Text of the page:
Although economic change provided some of the impetus behind the colonisation of Africa, it was the diplomatic and strategic imperatives of European policy makers that defined how and when Africa was to be partitioned. In the case of Britain, formal acquisition of territory was often seen as undesirable so long as other European powers did not seek to encroach on these territories and establish protectionist barriers to trade. Colonies such as the Cape, and in particular, Egypt had an instrumental value in the eyes of British Policy-makers because they were valuable routes to Britain’s most prized imperial possession, India. It was Egypt’s strategic significance that was the driving force behind Britain’s military intervention in 1882 when the Urabi revolt threatened to wrest the Egyptian state from British control.
For nations such as France, Portugal and imperial newcomers such as Germany and Italy, colonial acquisition in Africa was more strongly motivated by the need to gain or restore national prestige. French colonialism in the late nineteenth century was driven by the need to restore national pride after a catastrophic defeat to Prussia in 1871. The fall of Napoleon III allowed for a new generation of imperialist politicians such as Jules Ferry and Leon Gambetta to extol the virtues of empire as compensation for French humiliation at the hands of Germany. Portugal’s renewed imperial vigour in the late nineteenth century was motivated by similar reasons; Portugal saw the legitimation of its claims in Africa as a means of breaking free from Britain’s hold over its colonial policy. When Portugal called for an international conference in 1884 it was in fact acting under the auspices of Bismarck’s Germany. Bismarck used the Berlin Conference to challenge Britain’s ‘informal’ and quasi-legal claims over parts of West Africa. Bismarck believed that Britain was operating a “Monroe Doctrine” over Africa, which had no basis in international law, and was preventing other European powers from staking out their claims on the continent. Bismarck’s motives concerning Africa were more complex than those of his European counterparts; although he was motivated by the need to raise Germany’s prestige by challenging Britain’s imperial pretensions in Africa, he was not convinced of the efficacy of colonialism. Bismarck was strongly influenced by domestic political concerns; he recognised that colonialism was an electorally popular policy when he said, “That whole colonial business is a sham, but we need it for the elections”. What Bismarck’s complex relationship with colonialism illustrates is that it is difficult to reduce European colonialism in Africa to a single overriding motive. European policy-makers contended with a number of political priorities and constraints which affected their positions over the colonisation of Africa.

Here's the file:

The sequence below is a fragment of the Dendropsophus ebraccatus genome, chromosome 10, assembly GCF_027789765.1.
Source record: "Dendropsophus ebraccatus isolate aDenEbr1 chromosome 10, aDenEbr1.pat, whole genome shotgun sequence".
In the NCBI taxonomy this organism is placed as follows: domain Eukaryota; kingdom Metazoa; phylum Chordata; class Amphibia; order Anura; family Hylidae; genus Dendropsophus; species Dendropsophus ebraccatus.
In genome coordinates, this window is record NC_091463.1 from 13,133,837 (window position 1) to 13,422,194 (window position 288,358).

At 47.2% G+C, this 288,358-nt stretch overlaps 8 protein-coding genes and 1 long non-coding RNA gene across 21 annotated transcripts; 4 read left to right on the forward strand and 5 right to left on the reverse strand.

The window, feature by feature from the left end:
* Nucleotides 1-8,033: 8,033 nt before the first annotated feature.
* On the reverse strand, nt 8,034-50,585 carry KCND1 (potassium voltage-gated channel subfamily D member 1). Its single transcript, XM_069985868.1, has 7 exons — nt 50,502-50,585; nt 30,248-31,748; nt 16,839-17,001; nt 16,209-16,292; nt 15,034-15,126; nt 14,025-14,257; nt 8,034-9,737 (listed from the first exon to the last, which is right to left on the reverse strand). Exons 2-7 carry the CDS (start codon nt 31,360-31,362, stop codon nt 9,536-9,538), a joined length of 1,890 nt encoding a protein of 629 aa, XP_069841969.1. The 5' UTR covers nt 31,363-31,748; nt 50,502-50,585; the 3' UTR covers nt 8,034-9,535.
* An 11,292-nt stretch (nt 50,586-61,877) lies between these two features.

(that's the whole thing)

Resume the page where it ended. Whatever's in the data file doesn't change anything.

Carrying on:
The debate over the causes of European colonialism in Africa is not merely a question of ‘what’ drove colonialism in Africa, but of whom. European Colonialism in Africa was not only driven by metropolitan statesmen, but by “men on the spot”, officials and military officers who acted with a high degree of independence from the metropole. Officials on the periphery such as George McClean in the Gold Coast, Harry Smith (South Africa) or Faidherbe in Senegal were able to annex territory in Africa due to the indifference of their metropolitan leaders. On some occasions the men on the spot acted against the wishes of their superiors by annexing African territory to suit their own ends. This was the case in 1879 when the French military in Senegal decided to wage a war of conquest against the Umarian Empire. The officers involved believed that conquest would allow them to advance in rank and that victory would protect them from the retribution of their civilian superiors. This shows that European policy-makers were not completely in charge of their state’s colonial policy, they often ceded the initiative to their official and military subordinates on the periphery.